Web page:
Print this postAs an attorney who largely represents small businesses and entrepreneurs, I have often found myself in the tough position of explaining to someone with limited resources just how difficult it was going to be to go after an infringer.  Either it is simply too cost-prohibitive to go after an infringer, or the client […]

Google Reaches Settlement with Book Publishers in Copyright Infringement Case

Comments Off on Google Reaches Settlement with Book Publishers in Copyright Infringement Case Written by on October 5, 2012 | Posted in Copyright Infringement

Print this postGoogle has reached a settlement with several major American publishing companies, including but not limited to McGraw-Hill, Pearson Education and Penguin, John Wiley & Sons and Simon & Schuster  in a copyright infringement case challenging Google’s decision to scan the book collections of many major universities.  The Los Angeles Times is reporting that […]

Google Announces Controversial Decision to Factor Receipt of DMCA Notices into Ranking of Websites

Comments Off on Google Announces Controversial Decision to Factor Receipt of DMCA Notices into Ranking of Websites Written by on August 15, 2012 | Posted in Content Licensing, Copyright Infringement

Print this postGoogle has just made a controversial announcement that it will now be factoring the number of “valid” DMCA notices that it receives on a particular website into how it ranks that website in its search results. The Wall Street Journal reported: Google’s move comes as Google itself is attempting to become a major […]

Associated Press Interview Offers Some Insight on its Plans to Police Blogosphere

Comments Off on Associated Press Interview Offers Some Insight on its Plans to Police Blogosphere Written by on June 4, 2009 | Posted in Content Licensing, Copyright Infringement, IP Licensing News

Print this postAs the Silicon Valley IP Licensing Blog has been reporting, the Associated Press has already initiated an effort to impose its view of what constitutes fair use on the blogosphere. However, I came across today an interesting interview by Ars Technica, which offers some insight on how the Associated Press plans to go […]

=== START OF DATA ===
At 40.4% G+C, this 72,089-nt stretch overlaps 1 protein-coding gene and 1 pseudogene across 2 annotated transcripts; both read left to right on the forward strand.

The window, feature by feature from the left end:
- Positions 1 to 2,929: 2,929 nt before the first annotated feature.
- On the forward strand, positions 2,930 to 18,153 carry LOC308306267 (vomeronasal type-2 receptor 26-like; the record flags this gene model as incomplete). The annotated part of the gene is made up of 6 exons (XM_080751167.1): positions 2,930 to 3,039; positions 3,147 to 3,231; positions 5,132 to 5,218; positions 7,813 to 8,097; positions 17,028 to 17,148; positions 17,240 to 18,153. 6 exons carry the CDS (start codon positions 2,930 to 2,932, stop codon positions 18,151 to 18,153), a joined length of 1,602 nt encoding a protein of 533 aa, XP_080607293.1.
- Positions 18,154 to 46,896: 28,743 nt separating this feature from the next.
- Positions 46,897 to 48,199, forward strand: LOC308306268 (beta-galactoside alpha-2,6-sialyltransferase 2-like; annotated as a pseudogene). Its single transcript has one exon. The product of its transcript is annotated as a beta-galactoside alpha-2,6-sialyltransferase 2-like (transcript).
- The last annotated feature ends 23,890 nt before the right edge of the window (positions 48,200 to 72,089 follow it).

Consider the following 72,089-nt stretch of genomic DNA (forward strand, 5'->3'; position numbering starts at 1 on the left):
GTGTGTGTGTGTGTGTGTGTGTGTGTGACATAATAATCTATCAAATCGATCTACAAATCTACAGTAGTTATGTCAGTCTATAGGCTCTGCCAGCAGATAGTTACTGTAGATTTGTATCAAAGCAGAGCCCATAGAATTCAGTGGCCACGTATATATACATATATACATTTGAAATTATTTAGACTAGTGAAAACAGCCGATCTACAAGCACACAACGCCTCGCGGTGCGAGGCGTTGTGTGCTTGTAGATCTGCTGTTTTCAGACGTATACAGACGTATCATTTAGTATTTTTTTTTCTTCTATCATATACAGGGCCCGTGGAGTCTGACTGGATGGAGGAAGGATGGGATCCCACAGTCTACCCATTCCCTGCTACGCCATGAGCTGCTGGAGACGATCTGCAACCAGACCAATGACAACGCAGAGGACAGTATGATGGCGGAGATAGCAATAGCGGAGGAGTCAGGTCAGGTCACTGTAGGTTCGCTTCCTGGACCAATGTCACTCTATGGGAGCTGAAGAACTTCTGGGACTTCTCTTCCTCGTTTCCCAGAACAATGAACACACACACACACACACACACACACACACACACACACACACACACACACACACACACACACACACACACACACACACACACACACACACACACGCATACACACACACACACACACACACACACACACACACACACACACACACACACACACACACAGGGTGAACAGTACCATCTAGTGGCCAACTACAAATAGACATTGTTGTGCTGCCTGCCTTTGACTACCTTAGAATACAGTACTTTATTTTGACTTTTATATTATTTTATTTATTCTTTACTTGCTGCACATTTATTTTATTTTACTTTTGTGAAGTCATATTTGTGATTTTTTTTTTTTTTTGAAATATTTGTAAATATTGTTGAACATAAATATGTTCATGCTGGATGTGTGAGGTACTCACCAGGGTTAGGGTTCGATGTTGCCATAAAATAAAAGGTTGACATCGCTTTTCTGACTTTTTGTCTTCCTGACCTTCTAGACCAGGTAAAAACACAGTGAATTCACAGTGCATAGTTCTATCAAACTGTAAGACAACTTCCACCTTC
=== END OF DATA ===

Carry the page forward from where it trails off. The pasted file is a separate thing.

Backlog Issues No Longer Limited to USPTO; Copyright Office Also Experiencing Long Delays

Print this postThe Washington Post reported last week that the backlog issues, which once were limited to the Patent Office have now spilled over into the Copyright Office as well. According to the Washington Post, the delays mean that it now takes eighteen months instead of six months to receive a copyright registration, and the […]

Blogosphere Reacts to Licensing Terms for Amazon’s New Kindle Publishing for Blogs

Comments Off on Blogosphere Reacts to Licensing Terms for Amazon’s New Kindle Publishing for Blogs Written by on May 26, 2009 | Posted in Commercialization of Intellectual Property, Content Licensing, Copyright Infringement, IP Licensing News

Print this postAmazon has just released the beta of its new Kindle Publishing for Blogs, and the blogosphere is starting to react to Amazon’s new licensing terms in its terms and conditions. What are bloggers saying? Well, the early consensus seems to be that while the concept of blog content licensing to Kindle is good, […]

Copyright Infringement on the Internet: Problem is No Longer Confined to Entertainment industry

1 Comments Written by on May 16, 2009 | Posted in Copyright Infringement

Print this postHave you done a search on the web lately to see if any of your company’s creative works have been infringed? Well, according to an article by The Mercury News discussing these new trends in digital piracy, publishers and authors are increasingly discovering that unauthorized copies of their works are being sold over […]